Researchers find fossilized nonflying precursor to pterosaur in Brazil
A team of paleontologists from Brazil, Argentina and the U.S., has found the fossilized remains of a creature they describe as a precursor to the pterosaur at a dig site in Rio Grande do Sul, Brazil. In their paper published in the journal Nature, the group describes features of the fossil, where it was found, its condition and where it fits with other ancient creatures.
Prior research has shown that during the late to middle Triassic, dinosaurs became the dominant form of life on land while pterosaurs dominated the skies. In this new effort, the researchers found a fossil from before that time, when land-bound pterosaur precursors roamed parts of what is now Brazil. The fossil has been dated back to approximately 230 million years ago.
The team describes the fossil as a well-preserved partial skeleton—it was found embedded in a layer of rock. They also note that it was a lagerpetid that had not been identified before. They named it Venetoraptor gassenae.
The fossil revealed a small, land-dwelling, four-legged, bipedal creature—likely standing no more than 0.3 meters at the hips and likely no more than a meter long. It also had a toothless beak reminiscent of those sported by modern raptors.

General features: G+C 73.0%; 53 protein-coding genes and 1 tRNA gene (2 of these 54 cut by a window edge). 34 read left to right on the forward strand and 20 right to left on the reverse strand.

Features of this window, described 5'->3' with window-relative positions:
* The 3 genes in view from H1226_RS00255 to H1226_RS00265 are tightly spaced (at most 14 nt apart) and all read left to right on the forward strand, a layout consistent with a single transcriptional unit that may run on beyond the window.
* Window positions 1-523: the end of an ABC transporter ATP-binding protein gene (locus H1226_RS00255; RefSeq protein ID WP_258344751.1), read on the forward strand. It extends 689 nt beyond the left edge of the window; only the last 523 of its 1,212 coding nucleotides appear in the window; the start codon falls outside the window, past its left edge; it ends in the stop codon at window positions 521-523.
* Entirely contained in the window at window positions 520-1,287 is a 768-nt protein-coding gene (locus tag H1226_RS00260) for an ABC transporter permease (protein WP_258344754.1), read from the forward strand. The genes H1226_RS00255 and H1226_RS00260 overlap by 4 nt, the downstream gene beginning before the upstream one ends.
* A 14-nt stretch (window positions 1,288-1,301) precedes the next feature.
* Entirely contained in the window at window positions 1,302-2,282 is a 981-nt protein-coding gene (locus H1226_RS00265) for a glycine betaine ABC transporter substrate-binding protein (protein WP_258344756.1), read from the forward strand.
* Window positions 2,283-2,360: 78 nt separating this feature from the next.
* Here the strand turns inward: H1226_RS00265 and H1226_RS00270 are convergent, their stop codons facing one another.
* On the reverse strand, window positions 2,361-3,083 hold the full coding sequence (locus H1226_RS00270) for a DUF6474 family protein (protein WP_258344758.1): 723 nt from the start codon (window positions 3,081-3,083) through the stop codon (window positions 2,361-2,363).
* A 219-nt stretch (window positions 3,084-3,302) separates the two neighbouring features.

It also had big hands with scimitar-like claws. The researchers suggest that V. gassenae was likely a specialized creature. Its claws appear to have been used to climb trees or perhaps to capture prey. And it likely used its beak in much the same way modern raptors do—to feed, vocalize or even as part of sexual encounters.
The fossil was found in a rock layer in the Santa Maria Formation, which is located in the Paraná Basin—a site that hosts a large number of ancient fossils. Its age, the team notes, suggests that it lived alongside the earliest dinosaurs.
The find adds more evidence to theories that lagerpetids are more closely related to pterosaurs than dinosaurs. Such theories suggest that eventually, a common ancestor between lagerpetids and pterosaurs arose, leading to the latter dominating the skies.
More information: Rodrigo T. Müller et al, New reptile shows dinosaurs and pterosaurs evolved among diverse precursors, Nature (2023). DOI: 10.1038/s41586-023-06359-z
Journal information: Nature
© 2023 Science X Network